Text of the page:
The word culture comes from the Latin “cultus” which means care and the French “colere” which means to till, tend or cultivate. This indicates that culture is an action not just a state. What is being grown in your organization? How is it being cared for? What is cultivated?
According to the Aristotle Study at Google the number one reason for team success is psychological safety, so it makes sense that safety is a critical component of successful culture.
What else matters? Increasing involvement through vulnerability. When the leader “knows it all,” the team doesn’t need to contribute or bring their best. When a leader sends the team a signal that their help is needed, it changes everything. The team pitches in and gets involved increasing the likelihood of success. This is why we are so passionate about great questions.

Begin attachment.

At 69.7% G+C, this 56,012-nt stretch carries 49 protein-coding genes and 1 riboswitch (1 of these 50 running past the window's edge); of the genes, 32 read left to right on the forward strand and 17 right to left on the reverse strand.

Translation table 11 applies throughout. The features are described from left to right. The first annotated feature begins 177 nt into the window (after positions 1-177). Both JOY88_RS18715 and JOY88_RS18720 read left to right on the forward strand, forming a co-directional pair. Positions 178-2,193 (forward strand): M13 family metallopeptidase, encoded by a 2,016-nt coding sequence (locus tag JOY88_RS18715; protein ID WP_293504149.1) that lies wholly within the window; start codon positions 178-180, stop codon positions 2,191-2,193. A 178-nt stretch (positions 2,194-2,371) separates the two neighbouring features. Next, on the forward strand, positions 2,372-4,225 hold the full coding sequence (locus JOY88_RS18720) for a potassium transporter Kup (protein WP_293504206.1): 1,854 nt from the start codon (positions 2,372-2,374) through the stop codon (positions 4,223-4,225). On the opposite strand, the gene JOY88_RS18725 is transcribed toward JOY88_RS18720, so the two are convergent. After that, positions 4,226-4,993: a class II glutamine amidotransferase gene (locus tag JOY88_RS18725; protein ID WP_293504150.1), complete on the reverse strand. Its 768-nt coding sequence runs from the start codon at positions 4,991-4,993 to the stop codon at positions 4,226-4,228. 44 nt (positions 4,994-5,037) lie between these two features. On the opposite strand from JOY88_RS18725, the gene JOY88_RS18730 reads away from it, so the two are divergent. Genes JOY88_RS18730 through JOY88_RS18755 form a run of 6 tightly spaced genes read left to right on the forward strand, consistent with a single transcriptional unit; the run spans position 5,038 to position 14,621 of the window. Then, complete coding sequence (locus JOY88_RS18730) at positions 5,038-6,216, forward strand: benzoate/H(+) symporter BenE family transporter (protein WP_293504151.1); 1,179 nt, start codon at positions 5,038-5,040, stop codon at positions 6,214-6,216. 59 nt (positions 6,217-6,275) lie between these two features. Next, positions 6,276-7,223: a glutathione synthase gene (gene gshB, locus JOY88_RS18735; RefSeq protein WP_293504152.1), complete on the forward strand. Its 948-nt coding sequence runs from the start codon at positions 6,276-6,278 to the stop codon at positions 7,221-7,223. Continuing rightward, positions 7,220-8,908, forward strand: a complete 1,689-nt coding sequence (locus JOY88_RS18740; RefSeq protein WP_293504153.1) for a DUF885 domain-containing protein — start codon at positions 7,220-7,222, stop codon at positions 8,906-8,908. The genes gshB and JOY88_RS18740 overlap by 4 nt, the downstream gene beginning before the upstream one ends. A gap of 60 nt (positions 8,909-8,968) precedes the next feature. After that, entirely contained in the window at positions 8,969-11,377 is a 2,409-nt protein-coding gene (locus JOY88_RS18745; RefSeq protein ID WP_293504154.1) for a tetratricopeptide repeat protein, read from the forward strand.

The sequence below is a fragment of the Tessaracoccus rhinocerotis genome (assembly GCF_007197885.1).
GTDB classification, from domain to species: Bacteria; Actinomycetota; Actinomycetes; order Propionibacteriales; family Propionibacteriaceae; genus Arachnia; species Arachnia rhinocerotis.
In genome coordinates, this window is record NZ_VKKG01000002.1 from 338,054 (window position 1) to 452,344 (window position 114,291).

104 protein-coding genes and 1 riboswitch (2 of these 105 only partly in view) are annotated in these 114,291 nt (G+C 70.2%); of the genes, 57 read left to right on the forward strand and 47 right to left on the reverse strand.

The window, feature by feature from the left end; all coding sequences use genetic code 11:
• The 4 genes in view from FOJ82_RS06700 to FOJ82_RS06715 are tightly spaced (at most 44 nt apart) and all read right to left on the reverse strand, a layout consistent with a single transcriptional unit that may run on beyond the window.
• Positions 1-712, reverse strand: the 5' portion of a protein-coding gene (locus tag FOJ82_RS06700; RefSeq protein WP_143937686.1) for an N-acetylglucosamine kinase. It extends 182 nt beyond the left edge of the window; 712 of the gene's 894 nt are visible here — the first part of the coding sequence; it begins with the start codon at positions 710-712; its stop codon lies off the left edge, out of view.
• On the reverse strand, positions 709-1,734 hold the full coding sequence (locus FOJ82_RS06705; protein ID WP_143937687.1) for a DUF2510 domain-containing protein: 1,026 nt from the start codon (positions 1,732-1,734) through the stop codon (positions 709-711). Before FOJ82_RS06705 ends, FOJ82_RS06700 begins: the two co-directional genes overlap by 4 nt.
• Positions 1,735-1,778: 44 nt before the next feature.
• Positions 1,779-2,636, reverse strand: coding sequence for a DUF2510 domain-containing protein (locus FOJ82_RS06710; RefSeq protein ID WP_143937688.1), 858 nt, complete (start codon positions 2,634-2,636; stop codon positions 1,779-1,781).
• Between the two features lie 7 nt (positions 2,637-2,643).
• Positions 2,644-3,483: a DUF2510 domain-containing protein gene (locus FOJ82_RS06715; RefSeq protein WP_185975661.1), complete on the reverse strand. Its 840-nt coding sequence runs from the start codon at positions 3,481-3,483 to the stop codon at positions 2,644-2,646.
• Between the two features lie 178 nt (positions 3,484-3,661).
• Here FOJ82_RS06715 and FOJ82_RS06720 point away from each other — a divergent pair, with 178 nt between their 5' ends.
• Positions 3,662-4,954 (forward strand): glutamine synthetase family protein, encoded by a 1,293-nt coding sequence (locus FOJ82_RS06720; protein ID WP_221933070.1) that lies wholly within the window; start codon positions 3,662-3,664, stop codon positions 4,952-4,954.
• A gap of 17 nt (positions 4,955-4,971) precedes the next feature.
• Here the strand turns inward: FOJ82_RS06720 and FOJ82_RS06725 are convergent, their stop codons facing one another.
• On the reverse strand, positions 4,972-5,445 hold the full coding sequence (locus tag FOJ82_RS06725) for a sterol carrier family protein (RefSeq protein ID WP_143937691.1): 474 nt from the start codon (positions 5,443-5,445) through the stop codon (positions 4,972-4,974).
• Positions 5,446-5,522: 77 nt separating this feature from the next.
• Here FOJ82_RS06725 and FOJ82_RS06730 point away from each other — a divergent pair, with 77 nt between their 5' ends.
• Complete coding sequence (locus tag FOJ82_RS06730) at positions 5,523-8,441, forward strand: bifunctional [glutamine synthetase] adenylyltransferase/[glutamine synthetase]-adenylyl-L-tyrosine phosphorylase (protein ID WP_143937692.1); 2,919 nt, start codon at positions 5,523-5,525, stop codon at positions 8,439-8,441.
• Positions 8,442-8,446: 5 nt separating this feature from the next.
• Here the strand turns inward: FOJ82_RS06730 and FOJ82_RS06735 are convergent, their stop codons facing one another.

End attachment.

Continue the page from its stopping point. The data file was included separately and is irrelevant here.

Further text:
Here are three key questions to consider as you evaluate your culture. How would your team respond? The answers will make all the difference in their performance.
- Am I safe? We are fascinated by neuroscience research that shows how the various parts of the brain are wired. One of the key objectives of our brain is to keep you alive. So, it’s constantly scanning the environment assessing whether or not it’s safe. You can create a cultural environment of safety or fear through your words and actions.
- Am I connected to this group (or organization)? Connection comes through openness and vulnerability. Are you asking for help or telling people what to do? On a scale of one to ten, how curious are you? Asking for help signals vulnerability which ignites trust and cooperation and in turn leads to connection.
- Do we share a future? Do you value profit or purpose more? Team members who are clear about the vision can more easily focus their attention on the highest priority. Purpose helps the team understand where you are and where you are going. Meaning (or purpose) is one of the three motivations that Dan Pink outlined in his book Drive.
You can learn more about these questions and the research that supports their importance in The Culture Code.